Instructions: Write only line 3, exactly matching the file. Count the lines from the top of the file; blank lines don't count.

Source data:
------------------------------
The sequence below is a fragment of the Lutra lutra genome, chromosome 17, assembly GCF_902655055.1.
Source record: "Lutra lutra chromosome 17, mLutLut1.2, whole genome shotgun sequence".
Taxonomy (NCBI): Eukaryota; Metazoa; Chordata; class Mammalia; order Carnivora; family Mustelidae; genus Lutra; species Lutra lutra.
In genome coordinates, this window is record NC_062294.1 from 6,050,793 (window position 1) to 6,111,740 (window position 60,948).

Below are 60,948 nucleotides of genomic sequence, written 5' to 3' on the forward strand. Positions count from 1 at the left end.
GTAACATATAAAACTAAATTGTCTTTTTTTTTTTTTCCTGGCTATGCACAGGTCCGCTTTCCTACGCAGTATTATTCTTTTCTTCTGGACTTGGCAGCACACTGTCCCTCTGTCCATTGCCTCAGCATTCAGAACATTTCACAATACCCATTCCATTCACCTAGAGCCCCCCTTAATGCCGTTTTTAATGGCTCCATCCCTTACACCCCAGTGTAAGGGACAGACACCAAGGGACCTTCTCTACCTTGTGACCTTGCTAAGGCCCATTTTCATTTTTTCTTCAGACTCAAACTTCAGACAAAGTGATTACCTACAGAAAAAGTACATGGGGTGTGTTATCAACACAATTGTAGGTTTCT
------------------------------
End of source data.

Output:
Taxonomy (NCBI): Eukaryota; Metazoa; Chordata; class Mammalia; order Carnivora; family Mustelidae; genus Lutra; species Lutra lutra.